Statistics of yesterday's game show that
Multnomah made 48 plays, advancing the
ball S8Vfc yards; 'while Chemawa made 33 i
plays, gaining 1144 yards. Dolph made
five punta, which averaged 25 yards, and
Sandeis.made three, averaging 26 yards.
Chemawa was penalized three., tlra.es for
offside play, a total of 24 yards, while
the clubmen were not penalized at all.
Chemawa made three costly -fun,bles, but:
Multnomah made none. While Chemawa
gained more ground than her opponent,
the Indian players did not hold 'together
at critical moments, .and for this reason.
never had. a chance to score. Officials:
McFadden; of Stanford, and Professqr
Hurdman, of Portland Academy.
Time of each half, 25 minutes.
The teams lined up as follows: t
llultnomah. Position. Chemawa.
Dbwllng LER (capt) Palmer
Klrkley LTR (Willlams
Ross LGR Booth
Holston C C. Decker
Van Voorhies....RGL M. Decker
Pratt RTL Allen
Montague ....,,. .REL Davis
McKenzle LHR Payne
Downs RHL Bishop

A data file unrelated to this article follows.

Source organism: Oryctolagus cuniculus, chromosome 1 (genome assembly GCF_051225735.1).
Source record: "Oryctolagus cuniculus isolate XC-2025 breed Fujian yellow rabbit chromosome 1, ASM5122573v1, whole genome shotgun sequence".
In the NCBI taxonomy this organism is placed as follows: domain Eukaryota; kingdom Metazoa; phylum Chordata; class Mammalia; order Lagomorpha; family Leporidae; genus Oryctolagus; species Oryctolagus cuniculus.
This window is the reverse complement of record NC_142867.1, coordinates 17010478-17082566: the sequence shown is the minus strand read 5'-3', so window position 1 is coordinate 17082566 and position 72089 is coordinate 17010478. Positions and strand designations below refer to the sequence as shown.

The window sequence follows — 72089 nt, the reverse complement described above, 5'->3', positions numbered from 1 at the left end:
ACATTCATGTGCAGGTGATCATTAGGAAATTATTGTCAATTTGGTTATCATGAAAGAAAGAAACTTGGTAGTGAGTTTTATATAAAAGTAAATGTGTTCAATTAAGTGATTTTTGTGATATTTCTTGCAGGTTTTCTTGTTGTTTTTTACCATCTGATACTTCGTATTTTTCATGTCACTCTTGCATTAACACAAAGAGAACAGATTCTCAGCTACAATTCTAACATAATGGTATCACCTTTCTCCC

Kerrigan (capt)....Q ,, Nefus
Dolph F Saunders
NEITHER SIDE ABLE TO SCORE.
Portland Academy and Hill's Acad
emy Play Lively Game.
Overconfldence on the part of the Port
land Academy football players was the
primary cause of their not being able to
defeat the Hill Military Academy team
yesterday morning. The teams both
played a high-class game of hall. At the
end of the second half neither side had
succeeded, in scoring. The Portland Acad.
emy line was wea"k, and the backs were rj
not given their usual support. Williams
received a jolt early ip the game that put
him'out of his usual excellent condition.
Chalmers made several good gains, and
Sjott worked the quarterback trick play
to good advantage several times. Mc
Cully played the best game for the cadets.
He was In every play of his team, and
stopped many of the academy's plays.
Numerous punts were made- In the course
of the game, the honors being about even
for Williams and Houston.
The game was called about 11 o'clock.
Portland Academy kicked off to McCully.
Hill Military Academy punte'd, and Port
land Academy forced the ball to Hill's
one-yard line by plays outside of tacklo
and end runs. The cadets rallied and held